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Action to the Word‘s take on Anthony Burgess’ A Clockwork Orange has been forged in the same fire as their adaptation of Shakespeare’s Titus Andronicus (both of them are currently playing in C on Chambers Street), and these two gorgeously violent plays seem to be as joined at the hip as Queen Tamora’s vicious sons. But they have taken “A Clockwork Orange” more seriously and dispensed with the women, only delegating the direction to Alexandra Spencer-Jones. The whole play is gratuitously gay, perhaps more so because the cast are evidently completely straight. Their ballet-flavoured burlesque cabaret is certainly colourful, but it is initially like watching a piece of technical precision from some elite clowns. Besides, everybody can see the cast’s wives sitting in a row at the front.

These exuberantly camp theatrics carry the slight, unfortunate quality of blackface minstrelsy, with somebody’s authentic culture being mimicked only for the purposes of novelty. Moreover, with the stage becoming a nightclub dance floor and everybody seeming to enjoy themselves rather too much, there is increasingly a danger of this production drifting off the road altogether. One can almost hear Spencer-Jones hissing from the wings, “back to A Clockwork Orange!”

But you would have to be a miserable theatre critic not to enjoy “A Clockwork Orange,” and although I have a go at disliking the play, this proves impossible. Martin McCreadie‘s Alex is as cocksure and distant and unpredictable as a real teenager, but the performance ultimately rests on his sheer physical magnetism, and it only resorts sparingly to the droogs’ Nadsat for an occasional diversion. Yet the physicality of these boys remains more beautiful than menacing, and this was a weakness that I have encountered in other productions of A Clockwork Orange. One may have to blame the writing. Burgess himself would have been the first to admit that A Clockwork Orange is hardly Shakespeare, and this story’s glorious pageantry and effusiveness essentially draws the sting from its misanthropic fantasy about mindless teenagers.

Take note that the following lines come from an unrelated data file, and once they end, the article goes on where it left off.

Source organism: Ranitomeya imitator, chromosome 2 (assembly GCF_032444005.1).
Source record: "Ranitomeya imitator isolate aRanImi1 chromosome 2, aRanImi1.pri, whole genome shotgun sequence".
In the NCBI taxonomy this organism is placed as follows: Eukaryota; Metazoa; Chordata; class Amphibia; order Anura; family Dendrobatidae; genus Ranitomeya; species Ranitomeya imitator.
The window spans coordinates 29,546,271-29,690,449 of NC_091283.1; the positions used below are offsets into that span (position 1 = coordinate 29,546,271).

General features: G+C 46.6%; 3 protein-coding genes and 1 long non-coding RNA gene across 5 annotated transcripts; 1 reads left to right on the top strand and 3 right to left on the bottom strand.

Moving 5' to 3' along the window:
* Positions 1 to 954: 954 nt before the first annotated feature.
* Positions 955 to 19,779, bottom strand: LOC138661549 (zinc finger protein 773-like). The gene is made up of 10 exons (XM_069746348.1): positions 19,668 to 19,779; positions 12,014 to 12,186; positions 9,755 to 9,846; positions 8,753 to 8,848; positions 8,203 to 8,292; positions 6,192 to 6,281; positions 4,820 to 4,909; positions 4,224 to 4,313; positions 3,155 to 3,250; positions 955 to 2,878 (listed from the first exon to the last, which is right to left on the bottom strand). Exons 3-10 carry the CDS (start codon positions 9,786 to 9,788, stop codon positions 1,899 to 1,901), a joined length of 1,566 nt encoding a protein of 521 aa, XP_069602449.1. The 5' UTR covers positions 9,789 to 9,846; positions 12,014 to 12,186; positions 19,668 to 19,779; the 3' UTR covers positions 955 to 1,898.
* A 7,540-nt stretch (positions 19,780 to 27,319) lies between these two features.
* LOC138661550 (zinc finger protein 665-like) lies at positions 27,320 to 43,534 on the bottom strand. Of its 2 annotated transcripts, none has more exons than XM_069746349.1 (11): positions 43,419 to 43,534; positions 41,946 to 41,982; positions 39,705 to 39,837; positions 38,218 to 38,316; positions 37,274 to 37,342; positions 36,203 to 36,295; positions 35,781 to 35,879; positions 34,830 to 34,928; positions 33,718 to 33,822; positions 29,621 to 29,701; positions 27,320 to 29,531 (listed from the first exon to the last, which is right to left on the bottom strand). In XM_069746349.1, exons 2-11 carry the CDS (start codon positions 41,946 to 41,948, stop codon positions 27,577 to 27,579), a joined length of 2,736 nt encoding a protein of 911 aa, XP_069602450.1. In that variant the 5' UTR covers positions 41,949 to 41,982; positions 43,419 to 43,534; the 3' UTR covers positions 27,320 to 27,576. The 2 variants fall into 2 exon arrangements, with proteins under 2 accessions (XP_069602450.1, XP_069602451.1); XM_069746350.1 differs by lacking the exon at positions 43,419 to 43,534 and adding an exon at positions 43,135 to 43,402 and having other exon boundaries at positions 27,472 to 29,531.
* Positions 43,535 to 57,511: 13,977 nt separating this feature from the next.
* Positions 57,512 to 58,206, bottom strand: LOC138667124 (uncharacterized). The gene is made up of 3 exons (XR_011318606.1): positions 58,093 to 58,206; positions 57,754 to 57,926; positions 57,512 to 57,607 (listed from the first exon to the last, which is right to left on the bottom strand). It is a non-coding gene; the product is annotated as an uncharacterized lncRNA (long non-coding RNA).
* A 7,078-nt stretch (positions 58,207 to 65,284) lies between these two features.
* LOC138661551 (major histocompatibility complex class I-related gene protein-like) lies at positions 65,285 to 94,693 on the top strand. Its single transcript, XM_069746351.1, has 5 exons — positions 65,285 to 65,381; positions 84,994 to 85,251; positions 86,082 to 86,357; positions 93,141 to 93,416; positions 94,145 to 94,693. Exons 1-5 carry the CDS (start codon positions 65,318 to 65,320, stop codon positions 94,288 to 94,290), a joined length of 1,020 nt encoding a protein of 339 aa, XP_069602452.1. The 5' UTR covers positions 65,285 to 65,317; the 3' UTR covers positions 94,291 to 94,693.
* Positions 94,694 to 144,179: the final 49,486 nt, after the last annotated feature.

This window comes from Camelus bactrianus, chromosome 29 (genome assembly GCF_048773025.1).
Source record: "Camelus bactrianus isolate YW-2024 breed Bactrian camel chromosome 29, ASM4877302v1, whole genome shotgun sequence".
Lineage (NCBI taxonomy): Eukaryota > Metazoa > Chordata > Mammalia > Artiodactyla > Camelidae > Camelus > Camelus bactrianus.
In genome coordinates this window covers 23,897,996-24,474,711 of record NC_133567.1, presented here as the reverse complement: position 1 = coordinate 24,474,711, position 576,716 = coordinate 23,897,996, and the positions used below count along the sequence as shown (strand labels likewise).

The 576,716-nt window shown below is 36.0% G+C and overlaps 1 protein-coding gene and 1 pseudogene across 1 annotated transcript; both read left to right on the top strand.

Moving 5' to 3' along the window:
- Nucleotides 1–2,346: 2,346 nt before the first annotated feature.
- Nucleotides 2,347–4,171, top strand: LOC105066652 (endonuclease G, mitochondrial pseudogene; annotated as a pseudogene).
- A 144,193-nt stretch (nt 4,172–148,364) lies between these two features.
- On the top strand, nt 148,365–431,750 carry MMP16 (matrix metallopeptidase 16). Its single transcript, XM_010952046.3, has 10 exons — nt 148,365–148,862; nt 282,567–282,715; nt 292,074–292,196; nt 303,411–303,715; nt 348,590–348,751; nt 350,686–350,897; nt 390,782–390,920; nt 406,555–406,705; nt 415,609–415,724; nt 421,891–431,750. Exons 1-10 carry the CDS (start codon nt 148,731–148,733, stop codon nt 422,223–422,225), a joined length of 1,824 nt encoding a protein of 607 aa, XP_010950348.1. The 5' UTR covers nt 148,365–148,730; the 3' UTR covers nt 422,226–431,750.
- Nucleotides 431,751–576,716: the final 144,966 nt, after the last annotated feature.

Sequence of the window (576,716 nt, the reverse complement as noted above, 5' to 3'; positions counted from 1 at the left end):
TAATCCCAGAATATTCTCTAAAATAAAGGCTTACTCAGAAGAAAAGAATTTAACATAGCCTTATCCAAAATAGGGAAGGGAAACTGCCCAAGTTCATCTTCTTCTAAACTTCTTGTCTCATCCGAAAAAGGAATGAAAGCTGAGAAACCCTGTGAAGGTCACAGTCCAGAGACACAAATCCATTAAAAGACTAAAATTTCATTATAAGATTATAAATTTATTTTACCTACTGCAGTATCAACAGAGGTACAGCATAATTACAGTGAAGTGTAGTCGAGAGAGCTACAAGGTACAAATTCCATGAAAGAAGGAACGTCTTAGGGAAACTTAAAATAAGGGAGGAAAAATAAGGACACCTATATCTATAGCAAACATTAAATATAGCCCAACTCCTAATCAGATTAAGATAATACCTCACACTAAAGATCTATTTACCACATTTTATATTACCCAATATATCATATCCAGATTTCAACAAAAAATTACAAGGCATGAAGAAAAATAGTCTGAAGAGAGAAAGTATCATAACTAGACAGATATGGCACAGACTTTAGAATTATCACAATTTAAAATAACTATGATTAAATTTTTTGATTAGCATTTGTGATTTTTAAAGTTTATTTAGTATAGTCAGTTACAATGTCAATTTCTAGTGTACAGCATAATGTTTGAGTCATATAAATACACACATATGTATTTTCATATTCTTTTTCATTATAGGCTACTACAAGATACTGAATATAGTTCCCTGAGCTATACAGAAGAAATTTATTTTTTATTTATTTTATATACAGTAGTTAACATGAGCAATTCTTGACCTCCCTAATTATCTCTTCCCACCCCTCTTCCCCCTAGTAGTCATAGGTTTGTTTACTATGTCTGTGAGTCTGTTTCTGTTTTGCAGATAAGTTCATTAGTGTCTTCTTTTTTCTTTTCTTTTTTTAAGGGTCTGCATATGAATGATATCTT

Indeed, dramatising A Clockwork Orange only draws attention to its flimsiness and its awe of quack science. Alex may be conditioned to find violence nauseating, but as many people are naturally nauseated by violence, we approach the possibility that the state has merely restored human instincts to an inhuman creature. In any case, Alex could demonstrate “free will” by simply overcoming his nausea, just as any medical student will have to conquer their natural squeamishness in order to become a doctor.

But at least somebody has benefited from the London riots and this production of A Clockwork Orange has been able to incorporate several canny references to the present state of the nation. Ludovico’s technique is being piloted because the prisons are full, whilst the smarmy Minister who needs a quick fix for youth crime certainly chimes with the latest government initiatives and interventions which are now cascading down to Tottenham. If the state’s achievement in this play is to make a teenager vomit to the sound of Beethoven, then this is blunt metaphor for modern education. Yet Action to the Word do nothing to challenge Burgess’ assumption that young people are essentially destructive zombies, when, far more than this play’s affected campness, such an idea is indeed as queer as a clockwork orange.